Is Literature Dead?

Submitted by Blake on Thu, 08/30/2018 - 15:43
Topic
This, in an elliptical way, is what Noah was getting at. How do things stick to us in a culture where information and ideas are up so quickly that we have no time to assess one before another takes its place? How does reading maintain its hold on our imagination, or is that question even worth asking anymore? Noah may not be a reader, but he is hardly immune to the charms of a lovely sentence; a few weeks after our conversation at the dinner table, he told me he had finished The Great Gatsby and that the last few chapters had featured the most beautiful writing he’d ever read.

Man discovers mother’s ‘classified’ murder case in Montreal library

Submitted by Blake on Thu, 08/30/2018 - 12:43
Topic
Roxanne Luce, 36, was found on her bed the next morning and died in a hospital days later. Thirty-seven years later, the case remains unsolved. Last year, Luce founded a non-profit called Meurtres et Disparitions Irrésolus du Québec, bringing together families affected by cold cases.
From Man discovers mother’s ‘classified’ murder case in Montreal library | Montreal Gazette

How Frankenstein and Its Writer Mary Shelley Created the Horror Genre

Submitted by Blake on Thu, 08/30/2018 - 10:53
Topic
The fact that these big questions still inform the social implications of science in the 21st century is a key reason that the popularity of Mary Shelley’s story has only grown over time. Since its first publication, the book has never been out of print. Stage productions of the story followed as early as 1822. In the 20th century dozens of films told and retold the Frankenstein story.

People of Color, Especially Children, Most Likely to be Asked to Leave Seattle Libraries

Submitted by Blake on Thu, 08/23/2018 - 18:37
Topic
African Americans, especially children, are far more likely to be kicked out of Seattle libraries than patrons of other races, according to data the South Seattle Emerald obtained from the Seattle Public Library (SPL) through a public disclosure request. Between January and July 2018, more than a third of patrons who received “exclusions” (notices, which can be verbal, that a patron cannot return to the library for a period ranging from a partial day to two years) were African American.

Technology hasn't killed public libraries – it's inspired them to transform and stay relevant

Submitted by Blake on Thu, 08/23/2018 - 18:36
Topic
Critically and most revealingly, libraries are evaluated based on traditional metrics, such as loan and membership numbers, capturing only a fraction of the full value they contribute to our individual and collective life.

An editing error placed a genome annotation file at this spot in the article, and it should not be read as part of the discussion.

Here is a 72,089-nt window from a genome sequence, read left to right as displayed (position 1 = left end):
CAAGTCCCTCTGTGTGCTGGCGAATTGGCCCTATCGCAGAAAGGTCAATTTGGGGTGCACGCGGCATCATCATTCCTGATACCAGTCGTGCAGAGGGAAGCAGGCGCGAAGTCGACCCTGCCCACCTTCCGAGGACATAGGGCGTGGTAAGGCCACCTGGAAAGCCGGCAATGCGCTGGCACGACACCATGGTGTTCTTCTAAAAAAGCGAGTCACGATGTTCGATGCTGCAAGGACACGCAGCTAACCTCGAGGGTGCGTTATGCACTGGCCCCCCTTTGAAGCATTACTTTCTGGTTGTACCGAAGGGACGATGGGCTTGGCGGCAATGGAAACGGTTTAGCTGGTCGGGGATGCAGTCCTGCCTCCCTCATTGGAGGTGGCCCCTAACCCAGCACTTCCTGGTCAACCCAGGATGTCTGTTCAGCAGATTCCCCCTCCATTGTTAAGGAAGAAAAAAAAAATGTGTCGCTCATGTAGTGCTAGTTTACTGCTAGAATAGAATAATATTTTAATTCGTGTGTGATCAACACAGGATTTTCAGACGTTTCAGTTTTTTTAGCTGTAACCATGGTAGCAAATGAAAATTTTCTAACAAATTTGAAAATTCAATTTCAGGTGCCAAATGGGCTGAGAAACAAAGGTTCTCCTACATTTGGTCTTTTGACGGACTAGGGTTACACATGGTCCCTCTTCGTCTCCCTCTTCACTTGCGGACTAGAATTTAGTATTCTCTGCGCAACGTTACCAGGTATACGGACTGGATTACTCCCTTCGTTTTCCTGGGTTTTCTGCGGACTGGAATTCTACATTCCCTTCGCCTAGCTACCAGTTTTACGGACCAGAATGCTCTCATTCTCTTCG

The Story For The New Logo from The Library of Congress

Submitted by Blake on Thu, 08/23/2018 - 07:44
The logo combines the condensed name (“Library”) set in Druk Condensed Super and the full name in Sharp Grotesk 20, all in one lockup that can appear in various configurations. The versatile arrangement is the basis for a cohesive system for the Library’s many sub-brands and affiliate programs.

A Running Tally of Items People Have Asked For At The Circ Desk

Submitted by Blake on Sun, 08/19/2018 - 10:40
Topic
Today someone handed me a Costco card. For what purpose? To check out books, of course! This is the fourth time in my illustrious library career that this has happened. In honor of this brave soul (who owes me 600 Costco-sized boxes of Kraft macaroni and cheese and a legit flight of boxed wines if they try this again), I present to you a collection of interesting items people have asked for at the circulation desk:
From Buddy, the Library Isn't a 7-Eleven | Literary Hub

The Complexity of Simply Searching For Medical Advice

Submitted by Blake on Wed, 08/15/2018 - 10:40
Topic
There’s an asymmetry of passion at work. Which is to say, there’s very little counter-content to surface because it simply doesn’t occur to regular people (or, in this case, actual medical experts) that there’s a need to produce counter-content. Instead, engaging blogs by real moms with adorable children living authentic natural lives rise to the top, stating that doctors are bought by pharma, or simply misinformed, and that the shot is risky and unnecessary. The persuasive writing sounds reasonable, worthy of a second look.